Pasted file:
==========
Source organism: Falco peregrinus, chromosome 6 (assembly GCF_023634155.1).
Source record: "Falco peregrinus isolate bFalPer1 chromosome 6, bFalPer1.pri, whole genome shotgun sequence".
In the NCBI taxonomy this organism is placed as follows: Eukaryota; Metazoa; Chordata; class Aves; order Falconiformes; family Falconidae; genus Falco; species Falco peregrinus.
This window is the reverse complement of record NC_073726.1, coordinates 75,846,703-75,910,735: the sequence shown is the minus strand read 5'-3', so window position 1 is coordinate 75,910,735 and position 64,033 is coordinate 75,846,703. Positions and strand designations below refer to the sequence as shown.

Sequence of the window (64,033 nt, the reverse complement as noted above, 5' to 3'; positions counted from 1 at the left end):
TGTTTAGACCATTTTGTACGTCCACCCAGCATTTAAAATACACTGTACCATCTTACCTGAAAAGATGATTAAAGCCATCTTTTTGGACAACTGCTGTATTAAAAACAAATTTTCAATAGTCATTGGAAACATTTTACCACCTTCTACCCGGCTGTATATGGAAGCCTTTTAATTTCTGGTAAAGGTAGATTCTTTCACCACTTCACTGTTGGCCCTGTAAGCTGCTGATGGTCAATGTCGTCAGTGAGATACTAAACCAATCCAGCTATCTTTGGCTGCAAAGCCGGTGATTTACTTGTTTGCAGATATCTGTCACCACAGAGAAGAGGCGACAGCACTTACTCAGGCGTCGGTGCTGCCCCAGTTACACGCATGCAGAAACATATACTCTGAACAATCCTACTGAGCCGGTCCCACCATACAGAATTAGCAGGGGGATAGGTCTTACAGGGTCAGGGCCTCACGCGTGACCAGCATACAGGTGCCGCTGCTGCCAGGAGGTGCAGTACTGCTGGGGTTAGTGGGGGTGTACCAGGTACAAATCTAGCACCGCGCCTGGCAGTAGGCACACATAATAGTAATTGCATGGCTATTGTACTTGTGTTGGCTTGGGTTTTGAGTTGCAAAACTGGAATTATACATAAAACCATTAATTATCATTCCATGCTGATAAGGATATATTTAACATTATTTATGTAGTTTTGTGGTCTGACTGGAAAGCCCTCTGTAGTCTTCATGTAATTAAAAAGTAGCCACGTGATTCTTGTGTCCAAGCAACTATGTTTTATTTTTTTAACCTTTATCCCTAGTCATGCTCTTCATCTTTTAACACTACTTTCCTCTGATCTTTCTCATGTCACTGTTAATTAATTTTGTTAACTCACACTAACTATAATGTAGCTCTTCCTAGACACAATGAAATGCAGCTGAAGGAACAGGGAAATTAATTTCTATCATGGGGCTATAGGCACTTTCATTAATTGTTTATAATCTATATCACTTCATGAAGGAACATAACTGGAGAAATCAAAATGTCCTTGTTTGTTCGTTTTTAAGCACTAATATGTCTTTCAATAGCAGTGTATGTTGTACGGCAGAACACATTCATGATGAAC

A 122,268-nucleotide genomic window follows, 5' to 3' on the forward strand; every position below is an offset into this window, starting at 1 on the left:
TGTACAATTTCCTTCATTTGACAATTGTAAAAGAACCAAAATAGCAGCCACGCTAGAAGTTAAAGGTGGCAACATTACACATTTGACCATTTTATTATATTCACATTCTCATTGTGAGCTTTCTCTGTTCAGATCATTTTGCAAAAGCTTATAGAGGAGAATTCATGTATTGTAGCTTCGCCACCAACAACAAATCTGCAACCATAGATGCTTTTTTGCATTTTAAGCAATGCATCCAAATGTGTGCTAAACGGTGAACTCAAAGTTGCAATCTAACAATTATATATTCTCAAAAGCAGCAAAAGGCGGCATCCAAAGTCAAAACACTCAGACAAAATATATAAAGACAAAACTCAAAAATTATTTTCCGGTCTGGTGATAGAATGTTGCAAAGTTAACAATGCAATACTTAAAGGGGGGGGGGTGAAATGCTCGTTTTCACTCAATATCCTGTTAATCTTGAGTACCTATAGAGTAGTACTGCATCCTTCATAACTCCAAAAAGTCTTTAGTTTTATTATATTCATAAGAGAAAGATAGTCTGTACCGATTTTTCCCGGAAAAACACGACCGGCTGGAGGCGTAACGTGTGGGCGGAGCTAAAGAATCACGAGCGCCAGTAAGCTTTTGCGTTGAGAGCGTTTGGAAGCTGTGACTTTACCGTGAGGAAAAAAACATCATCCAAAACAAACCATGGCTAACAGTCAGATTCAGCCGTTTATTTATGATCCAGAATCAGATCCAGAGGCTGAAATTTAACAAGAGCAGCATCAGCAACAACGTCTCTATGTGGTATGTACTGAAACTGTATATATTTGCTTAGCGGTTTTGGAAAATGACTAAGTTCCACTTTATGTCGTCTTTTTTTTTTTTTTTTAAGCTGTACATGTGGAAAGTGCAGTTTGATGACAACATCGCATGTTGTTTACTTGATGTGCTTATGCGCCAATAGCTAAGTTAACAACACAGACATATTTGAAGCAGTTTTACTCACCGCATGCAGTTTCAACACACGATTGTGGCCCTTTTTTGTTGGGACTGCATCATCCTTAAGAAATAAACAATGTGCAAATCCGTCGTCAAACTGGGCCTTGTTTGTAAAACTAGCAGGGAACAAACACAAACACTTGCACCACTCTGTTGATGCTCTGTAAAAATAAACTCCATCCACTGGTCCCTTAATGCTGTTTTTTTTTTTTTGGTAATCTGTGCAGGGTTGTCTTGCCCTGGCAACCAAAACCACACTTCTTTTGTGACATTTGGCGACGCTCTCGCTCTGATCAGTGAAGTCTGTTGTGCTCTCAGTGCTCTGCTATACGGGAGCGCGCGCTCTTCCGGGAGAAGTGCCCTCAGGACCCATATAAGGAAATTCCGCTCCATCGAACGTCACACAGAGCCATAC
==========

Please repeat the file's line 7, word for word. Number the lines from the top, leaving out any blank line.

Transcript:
A 122,268-nucleotide genomic window follows, 5' to 3' on the forward strand; every position below is an offset into this window, starting at 1 on the left: